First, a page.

Below, I’ve posted a link to an interview with Rev. Dr. Arlo Duba, a seminary professor whose personal journey in relation to equality for LGBT Christians is remarkably similar to my own.
As a Christian who still considers himself to navigate (mostly) within the bounds of the evangelical and catholic faith, what I appreciate most about Duba is his grounding in biblical fidelity.
I hate the fact that polarization in our churches has led so many to the assumption that the relationship between LGBT equality and the Bible is “either/or”. Too many on the extreme left dissect and ultimately dismiss the Scriptures as a unique and central source of revelation and enlightenment. Too many on the extreme right refuse to look at the Scriptures with a new set of eyes. They will not allow the Scriptures themselves to challenge long-standing theological and cultural assumptions.
If this argument is going to bear any fruit in our churches and in our denominations, it has to be a biblical argument. If we allow our theological disagreement to deteriorate into a free-for-all over church property, then I believe we have all (on both sides) betrayed the Gospel of Christ and created a bloody spectacle worthy only of the Jerry Springer Show.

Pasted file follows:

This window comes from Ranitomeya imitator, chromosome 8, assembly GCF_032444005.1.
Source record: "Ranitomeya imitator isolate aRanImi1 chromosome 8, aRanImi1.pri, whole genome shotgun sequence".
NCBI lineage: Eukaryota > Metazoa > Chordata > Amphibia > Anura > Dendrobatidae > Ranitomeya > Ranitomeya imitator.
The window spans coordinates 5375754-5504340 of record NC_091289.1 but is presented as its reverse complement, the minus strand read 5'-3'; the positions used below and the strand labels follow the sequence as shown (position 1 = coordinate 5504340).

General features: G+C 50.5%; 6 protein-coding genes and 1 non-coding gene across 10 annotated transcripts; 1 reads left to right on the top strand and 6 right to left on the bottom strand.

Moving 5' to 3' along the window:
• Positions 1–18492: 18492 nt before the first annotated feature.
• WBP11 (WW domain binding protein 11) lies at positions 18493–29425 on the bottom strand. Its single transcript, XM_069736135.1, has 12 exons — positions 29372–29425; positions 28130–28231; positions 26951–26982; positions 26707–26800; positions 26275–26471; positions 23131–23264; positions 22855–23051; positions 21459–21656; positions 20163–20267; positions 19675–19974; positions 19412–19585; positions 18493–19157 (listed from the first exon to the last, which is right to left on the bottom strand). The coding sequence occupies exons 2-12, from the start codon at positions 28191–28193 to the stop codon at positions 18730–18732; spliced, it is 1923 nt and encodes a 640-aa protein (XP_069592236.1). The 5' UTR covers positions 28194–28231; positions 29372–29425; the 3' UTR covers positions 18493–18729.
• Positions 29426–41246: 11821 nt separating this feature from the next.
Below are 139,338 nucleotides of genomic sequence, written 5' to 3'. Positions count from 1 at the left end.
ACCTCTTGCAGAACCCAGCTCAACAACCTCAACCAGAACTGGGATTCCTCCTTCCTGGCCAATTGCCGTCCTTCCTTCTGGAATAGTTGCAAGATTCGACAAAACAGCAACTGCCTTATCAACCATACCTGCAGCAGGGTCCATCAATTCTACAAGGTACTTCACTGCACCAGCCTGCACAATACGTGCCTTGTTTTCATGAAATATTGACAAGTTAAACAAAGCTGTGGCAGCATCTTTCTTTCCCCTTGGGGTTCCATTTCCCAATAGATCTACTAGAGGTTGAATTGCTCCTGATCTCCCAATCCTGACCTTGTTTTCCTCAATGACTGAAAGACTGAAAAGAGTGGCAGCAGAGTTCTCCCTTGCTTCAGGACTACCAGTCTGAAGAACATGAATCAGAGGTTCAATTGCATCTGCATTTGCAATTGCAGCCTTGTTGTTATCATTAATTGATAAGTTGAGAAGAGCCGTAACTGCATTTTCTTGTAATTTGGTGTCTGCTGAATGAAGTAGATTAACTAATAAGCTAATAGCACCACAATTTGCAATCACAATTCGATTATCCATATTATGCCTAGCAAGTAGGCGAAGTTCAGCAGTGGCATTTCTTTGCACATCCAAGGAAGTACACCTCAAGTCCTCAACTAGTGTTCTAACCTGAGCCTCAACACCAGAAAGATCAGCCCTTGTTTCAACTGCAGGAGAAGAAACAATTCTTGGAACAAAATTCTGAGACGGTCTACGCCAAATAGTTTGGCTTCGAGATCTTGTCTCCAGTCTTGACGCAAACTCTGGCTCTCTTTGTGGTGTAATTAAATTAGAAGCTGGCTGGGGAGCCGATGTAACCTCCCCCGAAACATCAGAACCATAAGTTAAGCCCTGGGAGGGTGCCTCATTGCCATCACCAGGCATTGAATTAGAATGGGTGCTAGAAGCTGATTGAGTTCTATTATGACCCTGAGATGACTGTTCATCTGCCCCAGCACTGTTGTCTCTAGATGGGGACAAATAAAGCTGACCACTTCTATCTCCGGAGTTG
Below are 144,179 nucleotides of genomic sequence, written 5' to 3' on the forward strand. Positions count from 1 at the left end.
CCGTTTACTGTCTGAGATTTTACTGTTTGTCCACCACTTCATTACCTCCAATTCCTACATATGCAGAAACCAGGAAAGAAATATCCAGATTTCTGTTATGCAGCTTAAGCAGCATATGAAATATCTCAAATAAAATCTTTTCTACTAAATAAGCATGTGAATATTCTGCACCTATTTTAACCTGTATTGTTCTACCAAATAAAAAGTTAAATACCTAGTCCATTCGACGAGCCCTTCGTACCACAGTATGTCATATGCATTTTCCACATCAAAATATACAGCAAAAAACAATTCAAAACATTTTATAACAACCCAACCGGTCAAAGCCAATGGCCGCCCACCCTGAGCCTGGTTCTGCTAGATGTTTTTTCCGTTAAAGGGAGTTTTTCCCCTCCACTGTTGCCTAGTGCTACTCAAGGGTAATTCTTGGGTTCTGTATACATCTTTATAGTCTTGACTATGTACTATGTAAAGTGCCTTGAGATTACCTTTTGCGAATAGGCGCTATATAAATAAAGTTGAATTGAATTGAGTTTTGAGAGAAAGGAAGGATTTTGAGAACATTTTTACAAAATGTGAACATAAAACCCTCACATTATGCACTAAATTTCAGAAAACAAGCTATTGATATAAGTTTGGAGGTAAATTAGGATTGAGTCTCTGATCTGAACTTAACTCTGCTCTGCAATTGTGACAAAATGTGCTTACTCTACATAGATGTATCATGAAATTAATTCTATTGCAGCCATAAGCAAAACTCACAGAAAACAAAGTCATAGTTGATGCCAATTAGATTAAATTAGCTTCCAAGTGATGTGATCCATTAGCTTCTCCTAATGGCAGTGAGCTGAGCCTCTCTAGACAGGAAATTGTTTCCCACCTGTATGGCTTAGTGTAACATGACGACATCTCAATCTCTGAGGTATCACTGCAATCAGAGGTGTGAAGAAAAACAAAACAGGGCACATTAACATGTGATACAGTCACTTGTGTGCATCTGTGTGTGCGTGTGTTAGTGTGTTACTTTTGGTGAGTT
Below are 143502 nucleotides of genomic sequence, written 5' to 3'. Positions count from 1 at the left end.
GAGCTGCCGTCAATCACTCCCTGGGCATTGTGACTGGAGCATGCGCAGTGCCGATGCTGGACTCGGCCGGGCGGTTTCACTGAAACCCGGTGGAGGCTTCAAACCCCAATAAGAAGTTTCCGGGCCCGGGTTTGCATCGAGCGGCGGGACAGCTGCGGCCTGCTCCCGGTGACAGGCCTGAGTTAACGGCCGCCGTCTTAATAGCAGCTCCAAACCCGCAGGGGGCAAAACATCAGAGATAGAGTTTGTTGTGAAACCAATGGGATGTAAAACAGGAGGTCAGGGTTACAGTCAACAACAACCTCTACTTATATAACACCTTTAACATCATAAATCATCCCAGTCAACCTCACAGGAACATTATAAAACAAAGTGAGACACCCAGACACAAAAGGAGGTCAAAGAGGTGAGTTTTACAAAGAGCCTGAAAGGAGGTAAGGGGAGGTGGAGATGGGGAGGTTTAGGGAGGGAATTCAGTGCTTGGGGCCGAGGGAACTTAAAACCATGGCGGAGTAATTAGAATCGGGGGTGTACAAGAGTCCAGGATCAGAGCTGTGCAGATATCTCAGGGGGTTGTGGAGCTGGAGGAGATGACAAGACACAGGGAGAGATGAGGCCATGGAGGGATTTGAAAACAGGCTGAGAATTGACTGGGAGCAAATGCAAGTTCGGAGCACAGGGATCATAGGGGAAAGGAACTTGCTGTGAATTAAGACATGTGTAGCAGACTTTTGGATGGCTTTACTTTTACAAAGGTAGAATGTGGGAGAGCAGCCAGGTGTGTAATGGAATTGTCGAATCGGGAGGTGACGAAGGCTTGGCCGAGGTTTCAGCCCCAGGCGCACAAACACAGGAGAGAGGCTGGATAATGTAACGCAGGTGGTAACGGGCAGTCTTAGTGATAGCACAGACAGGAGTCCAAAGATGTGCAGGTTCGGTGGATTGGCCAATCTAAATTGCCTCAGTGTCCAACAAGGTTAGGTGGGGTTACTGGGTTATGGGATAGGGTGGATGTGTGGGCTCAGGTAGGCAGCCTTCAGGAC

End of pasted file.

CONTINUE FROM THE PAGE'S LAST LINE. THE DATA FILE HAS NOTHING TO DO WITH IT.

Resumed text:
Those closest to me know how strongly I support the dual-cause of marriage and ordination equality for LGBT people in my church. I think the relationship between LGBT equality and the Bible is “both/and”, not “either/or”. I believe a biblical case can be made for our cause and I hope to call on others, especially my fellow pastors and biblical scholars, to join me in building it.
To those who work with me for LGBT equality in church and society: Let’s bring it back to the Bible, for it is there that we will find what we need to take our stand for the freedom of all God’s children.
To those who disagree with me on this issue: Let’s keep reading the Bible together. Let’s read it as much as we can with as many different people as possible (including those who are different from or disagree with us). Let’s let our sisters and brothers challenge our assumptions about the Scriptures. Let’s let the Scriptures challenge our assumptions about our sisters and brothers. We might not agree at the end of the day, but at least we will have sought the will of God together. At least we will have (hopefully) grown in our love for God and our neighbors. And that’s what God truly wants from all of us.
Wherever you stand, take a look at Arlo Duba’s words, posted at the link below. There are seeds here that have the potential to grow into authentic and fruitful theological discourse.